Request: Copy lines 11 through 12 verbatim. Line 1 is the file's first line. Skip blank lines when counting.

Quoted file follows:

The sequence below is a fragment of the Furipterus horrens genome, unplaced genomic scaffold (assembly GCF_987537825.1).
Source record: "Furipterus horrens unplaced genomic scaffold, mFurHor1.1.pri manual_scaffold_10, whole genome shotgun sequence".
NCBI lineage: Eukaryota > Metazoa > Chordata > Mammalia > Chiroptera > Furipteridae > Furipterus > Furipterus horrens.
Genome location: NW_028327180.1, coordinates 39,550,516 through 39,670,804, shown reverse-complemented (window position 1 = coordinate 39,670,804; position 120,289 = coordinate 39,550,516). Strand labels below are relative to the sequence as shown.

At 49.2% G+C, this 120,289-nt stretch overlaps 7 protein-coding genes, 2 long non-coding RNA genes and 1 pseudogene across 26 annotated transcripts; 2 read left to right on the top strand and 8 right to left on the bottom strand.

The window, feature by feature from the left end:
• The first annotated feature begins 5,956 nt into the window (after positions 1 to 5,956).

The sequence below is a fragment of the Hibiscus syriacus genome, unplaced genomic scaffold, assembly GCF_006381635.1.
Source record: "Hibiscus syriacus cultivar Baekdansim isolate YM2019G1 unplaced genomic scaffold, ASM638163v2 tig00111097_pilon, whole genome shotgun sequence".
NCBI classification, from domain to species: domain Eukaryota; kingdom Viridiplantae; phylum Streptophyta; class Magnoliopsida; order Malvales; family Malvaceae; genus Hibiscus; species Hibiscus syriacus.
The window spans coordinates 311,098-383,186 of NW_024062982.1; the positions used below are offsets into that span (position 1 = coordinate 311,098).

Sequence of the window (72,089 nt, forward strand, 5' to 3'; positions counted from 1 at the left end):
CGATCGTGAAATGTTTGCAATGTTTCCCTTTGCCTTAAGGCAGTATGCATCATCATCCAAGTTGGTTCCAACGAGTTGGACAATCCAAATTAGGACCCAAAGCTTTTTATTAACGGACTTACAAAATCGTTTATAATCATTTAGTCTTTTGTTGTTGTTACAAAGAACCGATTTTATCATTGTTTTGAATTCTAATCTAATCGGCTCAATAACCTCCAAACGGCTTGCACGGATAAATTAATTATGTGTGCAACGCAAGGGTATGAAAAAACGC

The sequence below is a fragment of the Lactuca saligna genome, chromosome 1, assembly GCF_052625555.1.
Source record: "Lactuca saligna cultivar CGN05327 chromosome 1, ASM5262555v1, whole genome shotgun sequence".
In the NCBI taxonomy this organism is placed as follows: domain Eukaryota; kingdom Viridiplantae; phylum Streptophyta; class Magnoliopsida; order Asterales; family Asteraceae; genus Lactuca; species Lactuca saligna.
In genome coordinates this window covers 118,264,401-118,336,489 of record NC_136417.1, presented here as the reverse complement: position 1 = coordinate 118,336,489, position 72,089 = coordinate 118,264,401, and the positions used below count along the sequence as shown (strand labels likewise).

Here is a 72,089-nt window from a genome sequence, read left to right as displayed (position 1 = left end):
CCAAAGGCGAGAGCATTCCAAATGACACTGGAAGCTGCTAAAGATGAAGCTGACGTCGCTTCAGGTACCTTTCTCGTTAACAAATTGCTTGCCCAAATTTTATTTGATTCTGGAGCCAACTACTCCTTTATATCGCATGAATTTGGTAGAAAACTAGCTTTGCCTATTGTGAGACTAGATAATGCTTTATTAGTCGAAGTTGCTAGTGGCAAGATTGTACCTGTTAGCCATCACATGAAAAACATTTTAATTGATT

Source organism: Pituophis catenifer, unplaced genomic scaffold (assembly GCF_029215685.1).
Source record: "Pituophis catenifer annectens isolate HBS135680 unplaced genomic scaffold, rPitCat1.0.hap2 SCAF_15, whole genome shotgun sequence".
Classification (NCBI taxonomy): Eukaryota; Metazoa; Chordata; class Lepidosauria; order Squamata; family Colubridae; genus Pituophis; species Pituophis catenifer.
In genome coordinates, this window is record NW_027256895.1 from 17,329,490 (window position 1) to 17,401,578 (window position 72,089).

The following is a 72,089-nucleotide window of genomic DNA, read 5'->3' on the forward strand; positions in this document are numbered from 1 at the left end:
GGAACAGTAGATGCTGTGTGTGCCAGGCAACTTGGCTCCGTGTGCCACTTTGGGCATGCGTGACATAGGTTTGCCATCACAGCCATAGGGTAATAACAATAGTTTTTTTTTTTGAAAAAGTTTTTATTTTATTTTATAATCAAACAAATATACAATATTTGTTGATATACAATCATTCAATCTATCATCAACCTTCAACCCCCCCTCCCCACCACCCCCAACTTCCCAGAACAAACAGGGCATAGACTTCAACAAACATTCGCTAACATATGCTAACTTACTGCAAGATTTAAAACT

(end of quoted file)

The window spans coordinates 311,098-383,186 of NW_024062982.1; the positions used below are offsets into that span (position 1 = coordinate 311,098).

Sequence of the window (72,089 nt, forward strand, 5' to 3'; positions counted from 1 at the left end):